Cult wares : Include lamp stands, candle holders, incense burner, altar boxes, swords… These are valuable for its collectors because of inscription of the production years, the names of the producers and the potters.

Decorative objects : house models, altars, statues and architectural fixtures.

The special trait is the diversified and unique decorations on the products. Thanks to a long–lasting development history, the village’s works have been accumulated with a lot of different special designs. One more thing that makes them distinguished is the glaze, which is of very high quality and a huge variety of colors such as blue, brown, white, moss green, in both breaking and melting glazes.

The fact that there have appeared a number of competitors both domestically and internationally who take advantages of high technology to produce. Yet most customers and visitors prefer the craft products that contain long–lasting historical and traditional values. Hence, it is no surprise at all that Bat Trang is still found in busy days and works. More importantly, the village is now so famous that absorbs a huge annual number of tourists to visit and buy ceramic goods.

 

Van Phuc Silk Village

Van Phuc Silk Village is situated on the banks of Nhue River, Nguyen Trai Road, near Ha Dong city, 8 km southwest of Hanoi. It takes you only about 30 minutes by motorbike to go there from the centre of Hanoi. The village has become much well known for its traditional sericulture, weaving and high quality silk products. Tourists coming here are lured by various beautiful shirts, crafts, ties, dresses and many other things made of silk available in the village. What special is that the silk is made by very simple looms, which is the genuinely traditional Vietnamese way of making silk.

 

The cradle of Vietnamese Silk

 

For many centuries, silk has always been considered an extreme luxury on par with rhinoceros horn, ivory and precious handworks in Vietnam. It has long been a universal byword of luxury, often only worn by the richest, most powerful citizens. Most visitors somehow have heard about the significant role of this kind of material in Vietnam, yet might wonder where the cradle of Viet silk is. The mentioned Van Phuc Silk Village is very proud to be the origin of best silk and silk-making industry of Vietnam, which is attached to a long-lasting history of more than two thousand years. Though passing by lots of ups and downs and during the recent years, the village’s craft has enjoyed real revival due to a surging demand for silk in both the domestic and foreign markets.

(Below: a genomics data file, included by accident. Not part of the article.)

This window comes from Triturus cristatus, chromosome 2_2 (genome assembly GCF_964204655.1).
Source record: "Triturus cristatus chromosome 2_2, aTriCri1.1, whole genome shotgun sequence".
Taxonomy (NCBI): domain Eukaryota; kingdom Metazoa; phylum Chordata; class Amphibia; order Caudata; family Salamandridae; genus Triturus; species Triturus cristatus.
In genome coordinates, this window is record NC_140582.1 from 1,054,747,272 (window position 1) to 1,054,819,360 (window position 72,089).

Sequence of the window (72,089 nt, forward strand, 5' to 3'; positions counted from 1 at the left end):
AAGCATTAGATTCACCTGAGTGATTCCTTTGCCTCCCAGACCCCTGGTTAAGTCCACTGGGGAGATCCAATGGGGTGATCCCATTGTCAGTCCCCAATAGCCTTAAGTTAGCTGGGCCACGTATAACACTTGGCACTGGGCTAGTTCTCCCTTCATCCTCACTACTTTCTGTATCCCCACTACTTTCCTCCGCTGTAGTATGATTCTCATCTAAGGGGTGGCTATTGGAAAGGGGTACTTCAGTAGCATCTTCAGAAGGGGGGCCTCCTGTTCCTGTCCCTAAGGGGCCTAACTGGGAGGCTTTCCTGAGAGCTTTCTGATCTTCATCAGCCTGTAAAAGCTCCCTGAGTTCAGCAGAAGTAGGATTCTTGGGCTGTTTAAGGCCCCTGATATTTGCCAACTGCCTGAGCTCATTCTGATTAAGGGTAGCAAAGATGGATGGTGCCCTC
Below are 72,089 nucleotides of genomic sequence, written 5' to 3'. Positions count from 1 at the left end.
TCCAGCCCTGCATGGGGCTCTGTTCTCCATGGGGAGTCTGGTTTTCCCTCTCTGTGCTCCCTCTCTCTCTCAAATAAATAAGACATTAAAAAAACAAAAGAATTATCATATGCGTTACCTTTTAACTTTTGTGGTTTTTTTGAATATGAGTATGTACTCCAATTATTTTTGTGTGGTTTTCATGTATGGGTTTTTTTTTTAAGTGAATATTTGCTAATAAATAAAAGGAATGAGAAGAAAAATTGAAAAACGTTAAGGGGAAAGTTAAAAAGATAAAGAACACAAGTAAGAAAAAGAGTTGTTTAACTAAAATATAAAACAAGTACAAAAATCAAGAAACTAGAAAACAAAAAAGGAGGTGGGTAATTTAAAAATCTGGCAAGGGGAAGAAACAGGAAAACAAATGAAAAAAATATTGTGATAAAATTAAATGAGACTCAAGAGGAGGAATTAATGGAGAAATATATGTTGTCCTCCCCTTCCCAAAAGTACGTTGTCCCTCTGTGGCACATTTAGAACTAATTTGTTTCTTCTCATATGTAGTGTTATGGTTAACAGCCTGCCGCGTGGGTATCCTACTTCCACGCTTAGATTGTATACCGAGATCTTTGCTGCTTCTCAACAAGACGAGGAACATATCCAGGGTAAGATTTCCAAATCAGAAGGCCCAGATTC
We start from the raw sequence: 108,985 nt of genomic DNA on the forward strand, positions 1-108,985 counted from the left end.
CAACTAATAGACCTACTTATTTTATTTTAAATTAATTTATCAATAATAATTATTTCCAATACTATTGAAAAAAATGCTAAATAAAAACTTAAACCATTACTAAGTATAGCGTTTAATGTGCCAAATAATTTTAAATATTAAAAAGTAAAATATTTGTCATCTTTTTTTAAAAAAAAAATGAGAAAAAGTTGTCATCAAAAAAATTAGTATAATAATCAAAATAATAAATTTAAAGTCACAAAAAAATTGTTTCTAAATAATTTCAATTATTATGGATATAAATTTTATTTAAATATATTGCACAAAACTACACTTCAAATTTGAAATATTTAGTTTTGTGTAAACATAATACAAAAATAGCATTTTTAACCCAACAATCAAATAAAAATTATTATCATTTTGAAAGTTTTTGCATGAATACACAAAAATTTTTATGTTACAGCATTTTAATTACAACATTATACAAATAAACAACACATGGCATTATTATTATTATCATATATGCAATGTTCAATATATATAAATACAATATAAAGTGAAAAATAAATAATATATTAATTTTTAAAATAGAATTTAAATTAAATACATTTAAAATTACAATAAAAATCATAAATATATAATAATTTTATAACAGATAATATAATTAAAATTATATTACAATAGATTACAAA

Today, the fine and lustrous cloth that originates from the cocoon of the silkworm is more affordable for "ordinary" folk. Furthermore, silk is currently enjoying a fashion renaissance, particularly since its many varieties can be made into a wide range of designs suitable for all facets of modern life. Should you intend to have a high quality silk pair of formal clothes made, just come here and select your mmost suitable materials and professional tailors here will bring you satisfaction!

Ideal place for silk products and souvenirs

Like anyone to the village, you will be very surprised at this “silk shop town”, where almost all houses along the paths have been turned into shops selling silk products. Specifically, the village is now home to 1,280 households and 90% of whom are involved in silk production and business, This is a good chance for the visitors to explore the Vietnamese traditional industry of silk-making.

No tourists here are uncontented with the glisten of various silk products. They are always confronted with an initially bewildering array of various silk products  from raw materials to garments  and a myriad of silk accessories. Tourists are spoilt for choice. The local silk is well known for its smooth and lightweight appearance and qualities that enable it to be dyed more colors to suit a variety of skin tones. In order to cater for the changing demands everyday and tastes of customers , Van Phuc silk producers are expanding their silk and garment repertoire: traditional glossy, embroidered silks, double layers, wrinkled silks and of course, more various colors, hues and weights.

If you are going to buy something from Vietnam as gifts for yourself, friends, family  at home, silk and clothes made of silk are really available around in the village for your good choice.